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We humans think we sit on top of the food chain, but the pediculosis capitis mite – the head louse – sits above us, on the top of our heads.
The head louse is a small, wingless insect that feeds on human blood. It moves around our scalp swinging from hair to hair, mates and then lays its eggs in special cases (nits) attached to the base of our hair fibres.
Around 13% of school-age children are thought to have head lice at any given time, with girls more than twice as likely to be infected than boys.
Pediculosis capitis has been around for millions of years. But homo sapiens are the only known host for the modern day head louse. The chimpanzee has a similar but genetically distinct mite, as do most mammals.
The head louse is usually relatively harmless and more of a nuisance than a disease.
But in World War One, head lice were a major cause of sickness and, occasionally, death. Because soldiers were wearing the same uniform for days, lice were able to migrate off the scalp and inhabit the seams of the uniform. These lice became the vector for Bartonella infection, which caused trench fever. Three famous sufferers were authors JRR Tolkien, AA Milne and CS Lewis.
Head lice are very itchy and scratching can lead to secondary infection with golden staph, a potentially serious illness.
That being said, the biggest problem most people have with head lice is finding a way to get rid of them. Over the past 50 years, we have seen one insecticide after another lose effectiveness as the lice find a way to adapt, evolve and become resistant.
For the past ten years, the most reliable way of getting rid of head lice has been the application of a thick film of conditioner to the hair and daily combing to manually extract the lice. If you have a daughter with long thick hair, this procedure can take half an hour a day. If you have got two or three daughters infected with lice, the treatment process quickly becomes a nightmare.
A female louse will lay between three and eight eggs per day. The eggs attach to the hair fibres within 1.5 centimetres of the scalp and rely on the warmth from the head to hatch.
Head lice do not have wings so they cannot fly, and their short stumpy legs mean that they cannot jump from head to head. They can only crawl.
People get head lice from direct, head-to-head contact with another person who has head lice. This can happen when people play, cuddle or are close together. Head lice are most common among children and their families. If your family has head lice, tell anyone who has had contact to check their family.
In general, there is no need to treat the whole family unless they also have head lice. There is no evidence that you need to clean the house or the classroom or that either changing the bed linen or pillow cases helps.
Half the people who have head lice never scratch their head, so itching is not a reliable sign. Lice can be hard to spot because they move quickly.
If you suspect you or a child has head lice, the easiest and most effective way to find them is to use the conditioner and comb treatment. Massage 50 millilitres of conditioner into a dry scalp. Then comb through the scalp with a broad-tooth comb to detangle the hair. This makes it difficult for the lice to grip onto the hair.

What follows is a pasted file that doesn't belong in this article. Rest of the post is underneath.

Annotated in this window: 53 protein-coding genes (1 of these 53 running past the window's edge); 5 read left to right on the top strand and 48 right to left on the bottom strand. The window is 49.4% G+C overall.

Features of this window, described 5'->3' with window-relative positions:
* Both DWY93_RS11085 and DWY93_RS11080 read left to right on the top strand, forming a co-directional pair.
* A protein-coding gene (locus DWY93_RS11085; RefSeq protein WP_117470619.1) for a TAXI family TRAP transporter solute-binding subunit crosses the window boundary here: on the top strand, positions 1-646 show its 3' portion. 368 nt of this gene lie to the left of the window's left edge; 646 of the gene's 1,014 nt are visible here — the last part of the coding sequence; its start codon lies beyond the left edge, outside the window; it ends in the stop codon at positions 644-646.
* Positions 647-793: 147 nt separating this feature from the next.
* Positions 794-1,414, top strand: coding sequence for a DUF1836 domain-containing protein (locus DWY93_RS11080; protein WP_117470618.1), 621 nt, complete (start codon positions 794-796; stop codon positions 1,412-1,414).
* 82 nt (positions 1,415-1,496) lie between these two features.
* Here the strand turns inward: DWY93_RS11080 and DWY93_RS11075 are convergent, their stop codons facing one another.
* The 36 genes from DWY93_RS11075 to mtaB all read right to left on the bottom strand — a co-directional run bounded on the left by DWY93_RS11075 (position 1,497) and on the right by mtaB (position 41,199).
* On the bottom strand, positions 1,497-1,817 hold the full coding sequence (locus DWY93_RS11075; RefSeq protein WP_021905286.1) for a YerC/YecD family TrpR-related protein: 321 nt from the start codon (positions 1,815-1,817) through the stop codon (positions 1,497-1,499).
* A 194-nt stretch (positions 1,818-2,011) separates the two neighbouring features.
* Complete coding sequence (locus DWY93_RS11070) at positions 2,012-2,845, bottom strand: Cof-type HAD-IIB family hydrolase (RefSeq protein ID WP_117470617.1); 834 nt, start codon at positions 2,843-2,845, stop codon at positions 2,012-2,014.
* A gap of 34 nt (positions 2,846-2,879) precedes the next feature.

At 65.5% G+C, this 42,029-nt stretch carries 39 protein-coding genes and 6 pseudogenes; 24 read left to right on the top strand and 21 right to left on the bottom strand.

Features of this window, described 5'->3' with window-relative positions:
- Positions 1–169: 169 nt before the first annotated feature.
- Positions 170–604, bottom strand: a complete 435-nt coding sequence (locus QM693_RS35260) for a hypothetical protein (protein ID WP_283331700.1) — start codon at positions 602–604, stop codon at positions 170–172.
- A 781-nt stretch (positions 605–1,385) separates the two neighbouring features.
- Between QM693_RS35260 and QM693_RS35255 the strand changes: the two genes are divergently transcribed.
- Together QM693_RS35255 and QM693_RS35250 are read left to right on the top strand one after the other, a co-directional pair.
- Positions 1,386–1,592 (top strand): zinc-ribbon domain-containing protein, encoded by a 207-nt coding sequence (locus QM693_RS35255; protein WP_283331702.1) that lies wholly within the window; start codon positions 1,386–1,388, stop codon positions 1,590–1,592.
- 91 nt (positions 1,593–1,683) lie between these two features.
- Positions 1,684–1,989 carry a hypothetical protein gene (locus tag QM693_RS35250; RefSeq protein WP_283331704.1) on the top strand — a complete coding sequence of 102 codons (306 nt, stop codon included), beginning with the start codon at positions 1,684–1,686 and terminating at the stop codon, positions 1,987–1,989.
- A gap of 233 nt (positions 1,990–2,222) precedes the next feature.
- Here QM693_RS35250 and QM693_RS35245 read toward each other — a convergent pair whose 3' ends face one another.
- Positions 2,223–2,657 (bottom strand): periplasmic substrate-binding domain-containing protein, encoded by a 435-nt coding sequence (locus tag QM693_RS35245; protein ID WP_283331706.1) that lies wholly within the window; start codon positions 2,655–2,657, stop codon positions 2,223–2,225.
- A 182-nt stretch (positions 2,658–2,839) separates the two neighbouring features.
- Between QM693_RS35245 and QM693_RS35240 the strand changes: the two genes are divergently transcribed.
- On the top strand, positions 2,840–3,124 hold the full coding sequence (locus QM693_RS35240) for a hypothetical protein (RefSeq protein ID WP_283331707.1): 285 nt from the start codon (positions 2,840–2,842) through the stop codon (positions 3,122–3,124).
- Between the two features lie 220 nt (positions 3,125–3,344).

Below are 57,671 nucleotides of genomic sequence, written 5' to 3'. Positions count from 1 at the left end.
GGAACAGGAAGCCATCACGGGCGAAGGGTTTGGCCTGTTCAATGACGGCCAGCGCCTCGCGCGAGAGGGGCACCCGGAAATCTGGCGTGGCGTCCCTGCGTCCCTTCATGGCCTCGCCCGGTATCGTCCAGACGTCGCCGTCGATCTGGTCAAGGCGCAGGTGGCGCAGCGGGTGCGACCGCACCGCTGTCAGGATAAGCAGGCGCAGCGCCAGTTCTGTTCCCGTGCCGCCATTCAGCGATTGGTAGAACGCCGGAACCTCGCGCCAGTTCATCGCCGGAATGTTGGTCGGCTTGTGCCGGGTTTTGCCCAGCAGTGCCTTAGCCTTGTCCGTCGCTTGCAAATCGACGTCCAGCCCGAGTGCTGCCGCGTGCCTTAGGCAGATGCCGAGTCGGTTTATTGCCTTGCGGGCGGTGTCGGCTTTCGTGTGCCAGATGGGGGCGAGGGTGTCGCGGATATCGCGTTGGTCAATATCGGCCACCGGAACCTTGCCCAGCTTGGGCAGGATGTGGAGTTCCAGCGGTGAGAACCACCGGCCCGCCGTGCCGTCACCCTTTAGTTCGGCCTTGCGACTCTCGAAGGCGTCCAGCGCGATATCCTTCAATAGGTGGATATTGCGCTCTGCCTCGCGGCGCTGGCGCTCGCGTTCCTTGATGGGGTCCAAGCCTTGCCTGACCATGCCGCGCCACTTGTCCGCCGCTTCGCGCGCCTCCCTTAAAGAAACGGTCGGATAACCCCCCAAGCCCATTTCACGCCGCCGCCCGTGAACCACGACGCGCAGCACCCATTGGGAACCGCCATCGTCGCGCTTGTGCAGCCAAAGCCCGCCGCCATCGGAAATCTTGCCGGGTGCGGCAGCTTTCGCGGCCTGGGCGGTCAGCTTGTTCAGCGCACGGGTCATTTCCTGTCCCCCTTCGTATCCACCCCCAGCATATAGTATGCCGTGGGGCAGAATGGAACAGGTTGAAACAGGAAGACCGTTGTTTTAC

Then, using a very fine tooth nit comb, divide the scalp into six sections and comb through from root to tip, wiping the conditioner from the comb onto a paper towel or tissue to see if there are any lice, and remove them if there are.
Two treatments are available for use at home without prescription and one is available only on prescription from your doctor or dermatologist.
The non-prescription treatments are the conditioner and comb method as described above, or to use an insecticide. For the conditioner and comb method, you’ll need to repeat it at least once a week until you’re no longer extracting any lice.
A large number of insecticide products are available over the counter in pharmacies without prescription. Take care when using these products if you’re pregnant or breastfeeding or if the child is less than 12 months old.
No topical insecticide treatment kills 100% of the eggs so you’ll need two applications, seven days apart. If the insecticide works, the lice will be dead within 20 minutes. If the lice are not dead, the treatment has not worked and the lice are resistant to the product.
If the initial non-prescription treatments have failed and you’re still removing live lice with the conditioner and comb, see your doctor for a referral to a dermatologist for specialist treatment.
Ivermectin is a prescription medication available either as a tablet to take orally or a lotion to apply to the scalp.
While a single dose will stop the lice in their tracks, it should be repeated after seven days to ensure any unhatched eggs are also killed.
For children too young to swallow a tablet, the ivermectin can be formulated as a syrup. For very young children, pregnant women and women who are breastfeeding, the ivermectin can be used as a lotion in the scalp.
Ivermectin has been available in Australia for the past 15 years. But while it was added to the pharmaceutical benefits schedule (PBS) last year, it’s only subsidised to treat scabies (mites that burrow into the skin), so you may have to pay full price when filling scripts for head lice.